Alex’s obsession with sneakers shows the contrast between his desire to conform and Penelope’s desire to not spend as much money; they are in conflict because they use different parts of the Freudian subconscious mind, showing that each conception of the American Dream has a psychological reason behind it. To justify buying five pairs of expensive sneakers to Penelope, Alex says, “Mom, I’m serious. I’m in middle school now. How I look kinda matters. [Penelope:] Okay, so you can buy one pair for under $40… That’ll get you perfectly good sneakers to last the whole year” (“This Is It”). Alex realizes that his appearance is important, and wearing fashionable shoes is the key to being cool. The sneakers have a high sign value, even though they have the same purpose as any other pair of shoes, which is to protect one’s feet. His superego controls his dreams of acting in a socially acceptable way, while his id drives him to impulsively buy the sneakers. A cause-and-effect relationship is established between those two parts of the subconscious mind; his superego causes him to use his id and impulsively buy the tools he needs to achieve the socially constructed moral superiority. He does not use his ego because he cannot find a balance between his id and superego. He is class-conscious because he has a vision of how to achieve social mobility, and he chooses to achieve his goal through conspicuous consumption (spending in ways similar to the upper class). Penelope only uses her ego in this conversation because spending money on many pairs of sneakers is not wise. She tries to find a balance between his instant gratification and his goal to belong in a community, but she only uses one part of her subconscious and does not empathize with him. She imposes her version of the American Dream on him, which is based on practicality and spending money on items with utilitarian value. Her promotion of her Dream comes from the low social class she was raised in; her parents did not have the money to spend on designer sneakers, so she does not think it is appropriate for him to spend money on something she was never able to afford.
Elena’s and Lydia’s contrasting attitudes toward voting and protesting express their conceptions of the American identity, showing that their imposition of their Dreams on each other relate to the values they and the surrounding society consider the most important. Elena is a second-generation American, while Lydia fled Cuba when Fidel Castro took over in the revolution in 1959. Lydia’s belief is that the United States is perfect as is because it is many times freer than the Castro regime, while Elena thinks that there is more to change about the country. These two characters’ personal values allow them to force each other to either live by their conceptions of the Dream or judge each other’s Dreams. Lydia justifies her choice of not voting by saying, “Vote, don’t vote, it doesn’t matter. We always end up with the same comebolas [the Spanish word for suckers]. [Elena:] But you’re always talking about how this country saved you from a communist dictatorship and how democracy is a gift” (“Roots”). The real reason Lydia does not vote is that she cannot, because she is not a citizen. Her justification is that the election winners are all ineffective, so there is no point in voting at all. Voting is one of the most important duties Americans have because it allows them to choose the leaders they want. According to Elena, Lydia should vote because she lives in a democratic country that has real elections, and women and people of color like her have the right to vote after centuries of fighting for it. Elena imposes her version of the Dream on Lydia because she expects that everyone can; she has the privileges of being a native-born citizen and being automatically registered to vote in this country. Besides voting, Lydia also has a negative impression of the protests that have come into existence after Donald Trump’s election in 2016. When Elena asks to march with a fictional environmentalist group called Lesbians Against Fracking, Lydia says, “This is march madness! You know, I did like the Women’s March. I looked very nice in that pink pussycat hat. [Elena:] That’s right. And we really showed the patriarchy that men can no longer strut around with zero self-awareness, and shove their masculinity in our faces” (“Schooled”). Lydia opposes most protests because there are so many of them and niche groups, like lesbians against fracking, often lead them. Because of this, the activist movements during the Trump presidency are “march madness” (the name of the NCAA basketball tournament, which is equally as overexposed as the marches); her comment implies that the insanity that the mass protests created has bored her. Her favorite part of the Women’s March was that she looked attractive in the pussycat hats it popularized, not that the march was based on feminism and other liberal ideas. Lydia does not impose her own Dream on Elena, but she judges her granddaughter’s ways of achieving a better United States. Throughout Lydia’s lifetime, there have been protests for racial and sexual minorities and women. Because these groups got their basic civil rights, she thinks that there needs to be an end as to how many rights they should earn.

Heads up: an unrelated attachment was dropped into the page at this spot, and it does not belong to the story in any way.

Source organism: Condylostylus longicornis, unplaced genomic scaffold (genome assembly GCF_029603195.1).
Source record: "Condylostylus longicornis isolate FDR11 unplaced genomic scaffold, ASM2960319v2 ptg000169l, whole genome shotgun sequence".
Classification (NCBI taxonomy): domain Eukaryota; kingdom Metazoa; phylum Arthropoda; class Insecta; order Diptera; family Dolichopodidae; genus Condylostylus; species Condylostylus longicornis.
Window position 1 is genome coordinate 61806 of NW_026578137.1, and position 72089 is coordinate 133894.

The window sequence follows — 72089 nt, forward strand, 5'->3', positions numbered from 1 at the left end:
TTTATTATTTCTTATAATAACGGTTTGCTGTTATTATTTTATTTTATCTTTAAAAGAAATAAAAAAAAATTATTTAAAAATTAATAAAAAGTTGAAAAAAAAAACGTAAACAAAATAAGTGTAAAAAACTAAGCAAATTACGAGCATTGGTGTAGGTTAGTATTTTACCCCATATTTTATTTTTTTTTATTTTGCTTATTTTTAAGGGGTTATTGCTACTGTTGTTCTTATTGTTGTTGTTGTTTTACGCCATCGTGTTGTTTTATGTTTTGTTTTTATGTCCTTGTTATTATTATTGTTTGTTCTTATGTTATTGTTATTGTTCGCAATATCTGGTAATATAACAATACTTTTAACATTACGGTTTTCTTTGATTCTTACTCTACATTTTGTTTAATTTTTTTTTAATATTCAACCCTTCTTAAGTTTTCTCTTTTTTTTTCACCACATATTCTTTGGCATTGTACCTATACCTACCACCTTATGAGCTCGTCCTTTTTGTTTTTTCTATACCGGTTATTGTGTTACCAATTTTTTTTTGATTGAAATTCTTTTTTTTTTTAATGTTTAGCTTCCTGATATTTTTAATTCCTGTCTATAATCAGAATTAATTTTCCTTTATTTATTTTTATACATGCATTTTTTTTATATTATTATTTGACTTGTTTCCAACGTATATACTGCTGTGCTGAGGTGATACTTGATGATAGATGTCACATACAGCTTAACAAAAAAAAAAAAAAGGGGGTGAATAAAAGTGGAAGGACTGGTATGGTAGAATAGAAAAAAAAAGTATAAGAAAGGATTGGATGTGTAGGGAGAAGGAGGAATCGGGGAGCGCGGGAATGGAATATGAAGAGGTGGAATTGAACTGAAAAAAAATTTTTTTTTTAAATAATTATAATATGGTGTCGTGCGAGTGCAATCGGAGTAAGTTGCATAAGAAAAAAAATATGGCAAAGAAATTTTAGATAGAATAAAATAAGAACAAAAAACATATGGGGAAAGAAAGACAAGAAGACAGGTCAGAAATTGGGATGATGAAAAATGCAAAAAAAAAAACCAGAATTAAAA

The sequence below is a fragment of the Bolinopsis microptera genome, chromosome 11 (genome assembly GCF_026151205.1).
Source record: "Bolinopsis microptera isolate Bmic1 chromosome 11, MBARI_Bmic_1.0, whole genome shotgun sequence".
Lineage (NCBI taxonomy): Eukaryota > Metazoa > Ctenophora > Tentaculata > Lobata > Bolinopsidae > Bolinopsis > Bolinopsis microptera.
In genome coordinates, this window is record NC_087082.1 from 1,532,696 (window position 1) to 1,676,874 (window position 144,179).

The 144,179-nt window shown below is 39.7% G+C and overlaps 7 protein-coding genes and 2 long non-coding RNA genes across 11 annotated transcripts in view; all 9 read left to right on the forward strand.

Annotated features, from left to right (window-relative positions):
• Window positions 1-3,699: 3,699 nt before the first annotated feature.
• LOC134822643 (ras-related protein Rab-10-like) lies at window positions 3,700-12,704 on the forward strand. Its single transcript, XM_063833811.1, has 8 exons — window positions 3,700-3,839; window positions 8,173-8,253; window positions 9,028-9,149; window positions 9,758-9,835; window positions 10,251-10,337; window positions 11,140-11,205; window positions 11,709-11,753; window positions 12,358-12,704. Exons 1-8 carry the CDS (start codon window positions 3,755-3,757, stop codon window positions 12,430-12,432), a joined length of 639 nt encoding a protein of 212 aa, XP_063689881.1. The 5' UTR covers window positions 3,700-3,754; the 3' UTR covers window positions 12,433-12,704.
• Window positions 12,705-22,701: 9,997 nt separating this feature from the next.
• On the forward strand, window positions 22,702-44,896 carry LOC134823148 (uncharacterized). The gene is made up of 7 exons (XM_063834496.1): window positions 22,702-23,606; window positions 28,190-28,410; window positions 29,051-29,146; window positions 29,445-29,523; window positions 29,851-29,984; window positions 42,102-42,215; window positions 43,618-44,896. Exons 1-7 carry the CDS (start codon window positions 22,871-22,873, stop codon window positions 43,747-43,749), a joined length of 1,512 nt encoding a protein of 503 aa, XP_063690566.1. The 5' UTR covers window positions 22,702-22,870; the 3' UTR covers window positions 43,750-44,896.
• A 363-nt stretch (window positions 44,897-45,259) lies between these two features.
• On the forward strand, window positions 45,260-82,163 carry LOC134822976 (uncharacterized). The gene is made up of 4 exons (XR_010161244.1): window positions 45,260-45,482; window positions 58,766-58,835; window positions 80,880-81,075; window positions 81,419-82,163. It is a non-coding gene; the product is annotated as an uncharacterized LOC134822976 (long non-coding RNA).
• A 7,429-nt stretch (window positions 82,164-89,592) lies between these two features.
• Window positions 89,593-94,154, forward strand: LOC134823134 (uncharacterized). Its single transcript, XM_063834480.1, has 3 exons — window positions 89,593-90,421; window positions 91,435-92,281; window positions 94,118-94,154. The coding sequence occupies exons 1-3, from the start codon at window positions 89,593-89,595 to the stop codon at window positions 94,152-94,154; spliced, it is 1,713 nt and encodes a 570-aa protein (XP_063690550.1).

These two characters’ different opinions about the United States’ future are also reflected through Lydia’s judgment of Elena’s Dream to create a better life for LGBT students, as well as her imposition of the idea that gay rights have already been achieved. When Elena, an out lesbian, says she wants to form a gay-straight alliance at her school, Lydia says, “I don’t understand why do you need a gay club. We get it. You’re here, you’re queer, we’re used to it. Move on! [Elena:] Abuelita, what if someone told you not to talk about being Cuban?” (“Schooled”). The main purpose of a gay-straight alliance is to provide a place for LGBT (lesbian, gay, bisexual, and transgender) students to express themselves safely. Lydia says that if the family accepts Elena’s sexual orientation, these affinity groups are irrelevant because everyone else in society should accept it and stop making it an issue. Calling the gay-straight alliance a “gay club” trivializes its purpose because she implies that it only relates to homosexuality. She imposes her ideals on Elena (but not her conception of the Dream), because she assumes that everyone accepts LGBT Americans and they already have equal rights to cisgender, heterosexual people. Sadly, these optimistic statements are not true to this day, which is why Elena needs to start this club. She says that her sexuality is as important as Lydia’s Hispanic identity is; both characters are part of marginalized groups that have not received much acceptance throughout history, and they need to find some type of public forum to express themselves. Lydia can safely express her heritage around her Cuban-American family because they all share her cultural background, but Elena wants to create a safe space for those who have her sexuality in common.